One of the few perks of being sheriff was that Tully could dress pretty much any way he liked. Today he wore cowboy boots, jeans and the suede jacket over a tattersall shirt open at the collar. He wore his sheriff’s uniform only when the county commissioners required the department to march in a parade, on which occasions he and his deputies looked like a strange assortment of disgruntled Gene Autrys who had lost their horses.
Tully didn’t know who had come up with the design for the uniform, but he suspected his own father, Eldon “Pap” Tully. Pap had always fancied himself something of a cowboy. Tully had worn the uniform for five years himself, before he replaced Pap as sheriff. Tullys had been sheriffs of Blight County for over a century, except for a couple of brief intervals when the voters had suffered a lapse of sanity.
The rifle hanging by its sling from his shoulder, the shotgun in one hand and the bag in the other, Tully walked out through the briefing room. Eliot had gone back to his newspaper. “Hold down the fort, Herb!” Tully yelled at him. “And don’t do any thinking on your own, okay?”
Daisy stifled a giggle. Lurch did his snaggletoothed grin.
“Right, Sheriff!” Herb yelled back without looking up from his paper.
As Tully ambled over to his parking spot behind the courthouse, some of the current residents of the jail stopped shooting baskets long enough to give him their hard stares through the wire mesh of the exercise cage.
He held up the shotgun. “Expect some company, boys!”
Sorry nincompoops. Nobody ever told them you can’t be dumb. Half of them wouldn’t live to see thirty, done in by booze, drugs, cars, AIDS, guns, knives, pool cues, enemies and friends. Mostly friends. The inmates intensified their hard stares. The stares were meant to tell him that as soon as they got out they’d settle the score with him. Two former inmates had actually tried. They hadn’t made it to thirty.
He climbed into the mud-coated, red Ford Explorer and clamped the shotgun upright in its clip on the dash. He slid the .30-30 into a gun rack attached to the heavy wire screen that separated the front seat from the back. The gun rack also contained a fly rod, separated into its two sections but rigged with leader and fly, a size fourteen Dave’s Hopper. A man had to be ready. He locked both handguns in the glove compartment. As he drove out of the parking lot, he grinned at the inmates hanging against the wire. They didn’t grin back.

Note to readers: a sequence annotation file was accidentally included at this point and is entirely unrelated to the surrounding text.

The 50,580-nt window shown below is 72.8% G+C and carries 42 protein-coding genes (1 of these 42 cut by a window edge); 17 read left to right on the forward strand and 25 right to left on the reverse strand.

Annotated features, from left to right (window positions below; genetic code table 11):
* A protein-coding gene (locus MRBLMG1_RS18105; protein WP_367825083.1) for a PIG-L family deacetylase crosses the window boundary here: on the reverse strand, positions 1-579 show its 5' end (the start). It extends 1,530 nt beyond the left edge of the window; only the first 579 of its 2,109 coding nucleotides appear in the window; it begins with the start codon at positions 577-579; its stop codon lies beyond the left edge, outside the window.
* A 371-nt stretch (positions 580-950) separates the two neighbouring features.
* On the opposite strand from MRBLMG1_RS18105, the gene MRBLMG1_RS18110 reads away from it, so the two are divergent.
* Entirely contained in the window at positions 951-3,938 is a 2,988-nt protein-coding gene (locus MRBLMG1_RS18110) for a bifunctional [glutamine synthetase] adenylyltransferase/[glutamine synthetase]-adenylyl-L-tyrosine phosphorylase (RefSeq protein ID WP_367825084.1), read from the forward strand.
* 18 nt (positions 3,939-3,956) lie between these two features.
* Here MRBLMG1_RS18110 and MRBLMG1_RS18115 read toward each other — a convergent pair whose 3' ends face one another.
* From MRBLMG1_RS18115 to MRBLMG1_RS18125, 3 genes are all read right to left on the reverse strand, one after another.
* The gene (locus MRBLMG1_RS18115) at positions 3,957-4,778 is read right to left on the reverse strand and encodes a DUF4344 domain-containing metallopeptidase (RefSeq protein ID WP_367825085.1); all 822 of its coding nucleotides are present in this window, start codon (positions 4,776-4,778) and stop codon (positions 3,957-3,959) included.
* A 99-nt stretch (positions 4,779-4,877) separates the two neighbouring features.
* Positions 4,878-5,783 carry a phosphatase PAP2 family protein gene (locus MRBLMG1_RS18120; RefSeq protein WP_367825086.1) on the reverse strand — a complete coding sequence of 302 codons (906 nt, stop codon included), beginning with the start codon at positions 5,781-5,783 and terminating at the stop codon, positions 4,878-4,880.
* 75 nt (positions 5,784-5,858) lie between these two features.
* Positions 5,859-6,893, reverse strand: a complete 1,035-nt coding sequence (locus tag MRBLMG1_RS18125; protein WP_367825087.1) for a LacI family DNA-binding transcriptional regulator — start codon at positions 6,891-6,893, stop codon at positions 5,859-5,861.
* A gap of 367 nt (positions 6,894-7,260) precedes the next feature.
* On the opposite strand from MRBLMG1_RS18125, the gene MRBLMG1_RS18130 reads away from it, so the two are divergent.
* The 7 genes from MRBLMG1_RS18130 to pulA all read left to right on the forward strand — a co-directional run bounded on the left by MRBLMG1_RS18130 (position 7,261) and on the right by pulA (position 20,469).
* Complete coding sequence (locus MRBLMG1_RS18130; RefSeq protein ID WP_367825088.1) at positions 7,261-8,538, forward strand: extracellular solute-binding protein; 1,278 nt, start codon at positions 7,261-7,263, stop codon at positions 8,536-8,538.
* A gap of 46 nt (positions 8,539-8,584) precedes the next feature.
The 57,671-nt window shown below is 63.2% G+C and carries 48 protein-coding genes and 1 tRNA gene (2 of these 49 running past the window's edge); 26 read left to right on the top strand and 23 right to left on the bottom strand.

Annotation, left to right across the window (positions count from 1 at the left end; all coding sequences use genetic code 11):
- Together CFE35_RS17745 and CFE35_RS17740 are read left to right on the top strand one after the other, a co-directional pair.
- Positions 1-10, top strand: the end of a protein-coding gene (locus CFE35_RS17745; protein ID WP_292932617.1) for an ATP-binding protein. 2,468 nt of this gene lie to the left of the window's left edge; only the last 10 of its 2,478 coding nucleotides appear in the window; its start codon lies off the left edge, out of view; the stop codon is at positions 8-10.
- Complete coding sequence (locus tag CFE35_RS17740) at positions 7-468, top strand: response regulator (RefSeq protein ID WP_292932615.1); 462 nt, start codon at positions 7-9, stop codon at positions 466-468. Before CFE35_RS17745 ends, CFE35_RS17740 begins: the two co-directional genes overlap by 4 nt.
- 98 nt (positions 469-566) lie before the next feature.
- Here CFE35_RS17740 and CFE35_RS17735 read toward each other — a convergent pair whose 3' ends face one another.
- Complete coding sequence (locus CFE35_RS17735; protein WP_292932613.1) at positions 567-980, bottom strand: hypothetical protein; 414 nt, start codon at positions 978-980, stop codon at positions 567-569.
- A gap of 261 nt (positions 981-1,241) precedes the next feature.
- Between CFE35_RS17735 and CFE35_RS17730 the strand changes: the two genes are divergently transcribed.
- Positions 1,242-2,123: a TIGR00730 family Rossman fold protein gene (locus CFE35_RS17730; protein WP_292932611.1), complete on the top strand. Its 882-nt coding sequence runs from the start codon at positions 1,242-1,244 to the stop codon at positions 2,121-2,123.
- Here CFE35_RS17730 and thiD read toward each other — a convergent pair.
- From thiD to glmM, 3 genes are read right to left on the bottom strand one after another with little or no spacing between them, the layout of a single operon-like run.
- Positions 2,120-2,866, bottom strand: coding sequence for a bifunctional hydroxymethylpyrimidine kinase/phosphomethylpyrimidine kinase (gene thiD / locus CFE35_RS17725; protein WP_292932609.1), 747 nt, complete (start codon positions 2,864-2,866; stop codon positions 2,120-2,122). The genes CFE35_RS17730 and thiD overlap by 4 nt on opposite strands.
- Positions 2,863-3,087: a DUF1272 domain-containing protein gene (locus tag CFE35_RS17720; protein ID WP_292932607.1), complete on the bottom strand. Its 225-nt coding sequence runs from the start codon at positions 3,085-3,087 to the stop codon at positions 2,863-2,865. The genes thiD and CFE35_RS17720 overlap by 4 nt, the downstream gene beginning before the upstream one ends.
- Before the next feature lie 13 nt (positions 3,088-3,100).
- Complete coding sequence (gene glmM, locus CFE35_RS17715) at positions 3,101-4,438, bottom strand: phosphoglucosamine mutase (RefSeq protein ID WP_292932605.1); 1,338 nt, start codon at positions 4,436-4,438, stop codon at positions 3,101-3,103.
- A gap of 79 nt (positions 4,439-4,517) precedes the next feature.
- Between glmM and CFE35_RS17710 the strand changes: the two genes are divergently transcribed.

Copyright © 2006 Patrick F. McManus
The New York Times best selling author kicks off a rousing new mystery series set in the rarefied air of the Rockies-where maverick local sheriff Bo Tully has his hands full trying to ferret out a murderer among the colorful denizens of Blight County.
Patrick F. McManus was born in 1933 and raised on a farm in Sandpoint, Idaho, which is located in a valley between two ranges of the Rocky Mountains. His mother was a school teacher and his father died when he was only six-years-old. He was a poor student but loved to draw and paint, which he did constantly.
When he was still in high school, he started working summers on the dams that were being built on the Clark Fork River. He drove trucks, serviced heavy equipment, assisted drillers, ran a jack hammer, and one year worked as a highscaler, a job which consisted of dangling from a rope over a steep cliff and clearing away loose rock. He loved it. Then one of the other highscalers got killed when rock fell on him, and He decided he didn't love highscaling anymore and started thinking very seriously about going to college. He has saved enough money from construction work to get through his freshman year at Washington State College in Spokane, Washington. And this is when he discovered writing.
McManus writes mostly about his outdoor adventures from his childhood with semi-fictional characters such as his old woodsman mentor Rancid Crabtree, his childhood friends "Crazy" Eddie Muldoon and Retch Sweeney, and his dog Strange. He is also a regular contributor to Outdoor Life and Field & Stream.
He lives in Sandpoint, Idaho and Spokane, Washington.